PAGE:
Wanting to run from these emotionally painful conflicts or otherwise trying to avoid them, although a very natural response, is really not an option. Conflicts are life’s way of challenging us to continue learning, growing and improving into our best selves, when we get too comfortable in taking a break from the pains of this challenging growing and improving. Unresolved conflicts won’t just disappear and usually reappear with more urgency, difficulty and vengeance the second time around.

4. Hope. Without hope of being able to thrive past conflict challenges for better outcomes, we get lost in the vicious circle of the nowhere zone of mediocre relationships. Having hope is the only way to success in anything, and especially so in developing, correcting and keeping good relationships at home, work and play. Having the essential degree of hope is tied to trust and expectations in driving our main purpose— learning, growing and improving into our best selves.

To achieve this goal, we have to choose to trust life to eventually take us to a better place despite the discomfort and pain of the failures along the way. And the only way to develop that kind of hope, is to stop expecting certain outcomes, not keeping score in judging the outcome we get in our tit for tat exchanges, and simply enjoying the good surprises and recovering from the bad ones. When we finally notice that we have failed to notice these connections all along, they begin to dissolve and help us rejoin the two halves of experience into the whole one we have foolishly separated.

5. Communication. We spend a great deal of time thinking and feeling about these other four things on a subconscious level, but spend even more time trying to communicate them to others in our relationships. But a very important realization to have about the actual clarity, impact and understanding of our communication is that it is much less effective than we image. And it won’t get any better, without a lot of hard work, especially during a conflict.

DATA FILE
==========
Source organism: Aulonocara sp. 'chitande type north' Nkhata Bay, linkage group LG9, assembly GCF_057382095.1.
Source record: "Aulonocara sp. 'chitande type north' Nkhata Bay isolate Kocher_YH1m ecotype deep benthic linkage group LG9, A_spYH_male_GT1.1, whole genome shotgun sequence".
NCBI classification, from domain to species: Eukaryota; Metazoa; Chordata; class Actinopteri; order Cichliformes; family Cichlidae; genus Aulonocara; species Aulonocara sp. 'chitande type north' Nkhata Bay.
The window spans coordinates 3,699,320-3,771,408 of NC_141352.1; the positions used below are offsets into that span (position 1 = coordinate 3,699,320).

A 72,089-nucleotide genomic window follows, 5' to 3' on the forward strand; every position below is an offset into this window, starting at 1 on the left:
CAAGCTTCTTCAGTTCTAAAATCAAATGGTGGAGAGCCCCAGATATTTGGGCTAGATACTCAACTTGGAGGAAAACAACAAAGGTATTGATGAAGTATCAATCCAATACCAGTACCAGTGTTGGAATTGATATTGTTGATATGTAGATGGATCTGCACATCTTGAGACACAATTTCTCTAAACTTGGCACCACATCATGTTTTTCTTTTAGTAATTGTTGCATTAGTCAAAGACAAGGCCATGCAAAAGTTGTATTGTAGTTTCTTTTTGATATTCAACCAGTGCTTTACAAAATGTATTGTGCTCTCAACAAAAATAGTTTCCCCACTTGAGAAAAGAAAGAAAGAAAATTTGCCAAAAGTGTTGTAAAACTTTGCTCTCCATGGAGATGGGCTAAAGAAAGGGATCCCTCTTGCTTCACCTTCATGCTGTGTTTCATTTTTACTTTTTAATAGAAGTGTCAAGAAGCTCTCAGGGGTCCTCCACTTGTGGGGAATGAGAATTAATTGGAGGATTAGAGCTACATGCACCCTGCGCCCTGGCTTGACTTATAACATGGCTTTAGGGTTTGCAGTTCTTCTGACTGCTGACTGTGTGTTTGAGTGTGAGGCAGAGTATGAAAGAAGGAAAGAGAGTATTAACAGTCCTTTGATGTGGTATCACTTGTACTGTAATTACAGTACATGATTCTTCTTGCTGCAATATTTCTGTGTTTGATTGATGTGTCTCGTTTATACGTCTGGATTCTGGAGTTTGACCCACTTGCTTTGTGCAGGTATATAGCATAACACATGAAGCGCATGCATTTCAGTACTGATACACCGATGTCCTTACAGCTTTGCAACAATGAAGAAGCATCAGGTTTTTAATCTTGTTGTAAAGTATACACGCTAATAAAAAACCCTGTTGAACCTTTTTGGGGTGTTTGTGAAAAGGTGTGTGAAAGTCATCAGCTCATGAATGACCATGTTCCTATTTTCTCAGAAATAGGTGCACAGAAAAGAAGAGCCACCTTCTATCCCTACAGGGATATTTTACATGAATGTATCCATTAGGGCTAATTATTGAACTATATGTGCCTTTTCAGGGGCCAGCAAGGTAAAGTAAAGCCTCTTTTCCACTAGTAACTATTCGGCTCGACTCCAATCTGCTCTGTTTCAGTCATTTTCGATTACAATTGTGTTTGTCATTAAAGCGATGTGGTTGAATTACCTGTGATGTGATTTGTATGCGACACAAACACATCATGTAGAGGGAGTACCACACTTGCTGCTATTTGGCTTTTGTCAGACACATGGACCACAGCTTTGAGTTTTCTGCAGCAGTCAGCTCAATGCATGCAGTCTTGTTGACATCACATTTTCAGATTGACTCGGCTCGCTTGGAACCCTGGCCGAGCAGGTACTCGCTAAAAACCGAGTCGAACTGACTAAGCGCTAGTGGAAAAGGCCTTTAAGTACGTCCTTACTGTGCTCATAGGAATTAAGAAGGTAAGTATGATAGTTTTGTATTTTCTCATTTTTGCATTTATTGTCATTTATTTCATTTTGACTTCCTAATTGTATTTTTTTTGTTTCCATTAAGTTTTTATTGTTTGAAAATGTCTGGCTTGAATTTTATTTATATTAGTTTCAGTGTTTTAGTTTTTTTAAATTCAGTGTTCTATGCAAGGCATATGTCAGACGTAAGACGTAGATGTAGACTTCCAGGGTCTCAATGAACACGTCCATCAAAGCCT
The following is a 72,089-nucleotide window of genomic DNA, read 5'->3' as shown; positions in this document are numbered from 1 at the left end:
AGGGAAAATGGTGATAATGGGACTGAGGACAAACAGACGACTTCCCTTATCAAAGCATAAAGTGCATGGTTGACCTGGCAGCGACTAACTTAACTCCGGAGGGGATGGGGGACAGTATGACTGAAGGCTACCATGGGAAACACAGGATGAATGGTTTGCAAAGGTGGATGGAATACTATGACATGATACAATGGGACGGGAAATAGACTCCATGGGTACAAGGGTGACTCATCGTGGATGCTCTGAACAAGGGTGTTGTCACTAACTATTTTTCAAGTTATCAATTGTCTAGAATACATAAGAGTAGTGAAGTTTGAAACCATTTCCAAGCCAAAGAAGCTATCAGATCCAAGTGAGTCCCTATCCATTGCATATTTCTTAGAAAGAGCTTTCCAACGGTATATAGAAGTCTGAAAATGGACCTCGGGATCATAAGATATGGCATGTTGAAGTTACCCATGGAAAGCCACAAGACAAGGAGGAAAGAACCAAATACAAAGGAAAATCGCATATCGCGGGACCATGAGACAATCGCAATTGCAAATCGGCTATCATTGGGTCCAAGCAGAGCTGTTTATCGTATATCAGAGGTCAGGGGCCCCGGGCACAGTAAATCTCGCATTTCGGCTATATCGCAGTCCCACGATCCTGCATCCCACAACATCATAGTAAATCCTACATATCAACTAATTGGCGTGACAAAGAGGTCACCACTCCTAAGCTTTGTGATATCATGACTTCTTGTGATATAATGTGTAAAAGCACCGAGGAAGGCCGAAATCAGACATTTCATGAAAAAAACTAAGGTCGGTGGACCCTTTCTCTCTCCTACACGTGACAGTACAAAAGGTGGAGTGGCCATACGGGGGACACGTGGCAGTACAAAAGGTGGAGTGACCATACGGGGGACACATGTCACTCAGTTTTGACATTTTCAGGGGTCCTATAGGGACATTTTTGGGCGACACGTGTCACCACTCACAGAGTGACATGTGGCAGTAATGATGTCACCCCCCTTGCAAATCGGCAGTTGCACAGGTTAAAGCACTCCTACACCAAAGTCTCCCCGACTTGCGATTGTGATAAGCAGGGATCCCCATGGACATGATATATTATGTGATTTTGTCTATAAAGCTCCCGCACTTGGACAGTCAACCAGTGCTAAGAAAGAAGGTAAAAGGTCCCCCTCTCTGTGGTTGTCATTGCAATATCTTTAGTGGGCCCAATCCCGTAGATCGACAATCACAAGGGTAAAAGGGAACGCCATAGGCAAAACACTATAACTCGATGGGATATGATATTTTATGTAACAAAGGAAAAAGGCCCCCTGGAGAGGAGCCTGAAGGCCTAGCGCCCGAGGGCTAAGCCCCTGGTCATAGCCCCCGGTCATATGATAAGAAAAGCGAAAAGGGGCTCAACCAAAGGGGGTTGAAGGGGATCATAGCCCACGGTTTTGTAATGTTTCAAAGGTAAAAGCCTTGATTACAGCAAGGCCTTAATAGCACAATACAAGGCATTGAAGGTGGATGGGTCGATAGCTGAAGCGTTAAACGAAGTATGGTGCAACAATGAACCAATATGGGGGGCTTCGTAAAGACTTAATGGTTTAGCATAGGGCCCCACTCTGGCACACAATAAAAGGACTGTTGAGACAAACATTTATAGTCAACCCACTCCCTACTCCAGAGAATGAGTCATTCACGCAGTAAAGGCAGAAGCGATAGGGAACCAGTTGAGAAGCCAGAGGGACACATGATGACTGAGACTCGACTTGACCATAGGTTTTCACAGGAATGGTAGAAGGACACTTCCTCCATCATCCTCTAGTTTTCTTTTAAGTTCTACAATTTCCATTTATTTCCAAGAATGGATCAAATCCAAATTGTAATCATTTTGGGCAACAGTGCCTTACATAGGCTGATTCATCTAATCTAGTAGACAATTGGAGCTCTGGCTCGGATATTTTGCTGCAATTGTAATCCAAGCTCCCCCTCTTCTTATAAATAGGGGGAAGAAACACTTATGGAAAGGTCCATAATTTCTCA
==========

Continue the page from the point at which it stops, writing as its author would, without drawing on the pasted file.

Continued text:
Communication during a conflict has to be assertive and cooperative in the giving and getting balance, where both are getting more than they are giving in the way of what is most important to them each, so the relationship grows forward and not backwards. When the right attitude towards trust, expectations, conflicts and hope are in play though, communication can’t help but be at its best.

If you want good relationships with others, remember these five things, think about how you may have let go of their importance, and then look for opportunities to re-practice them to get where you really want to be in your relationships. That is the only sensible choice before you.

Author's Bio: 

William Cottringer, Ph.D. is Executive Vice-President for Employee Relations for Puget Sound Security, Inc. in Bellevue, WA, along with his hobbies in being a Sport Psychologist, Business Success Coach, Photographer and Writer living in the peaceful but invigorating mountains and rivers of North Bend. He is author of several business and self-development books, including, “You Can Have Your Cheese & Eat It Too” (Executive Excellence), “The Bow-Wow Secrets” (Wisdom Tree), “Do What Matters Most” and “P” Point Management” (Atlantic Book Publishers), “Reality Repair” (Global Vision Press), Reality Repair Rx (Authorsden), and “If Pictures Could Talk,” coming soon. Bill can be reached for comments or questions at (425) 454-5011 or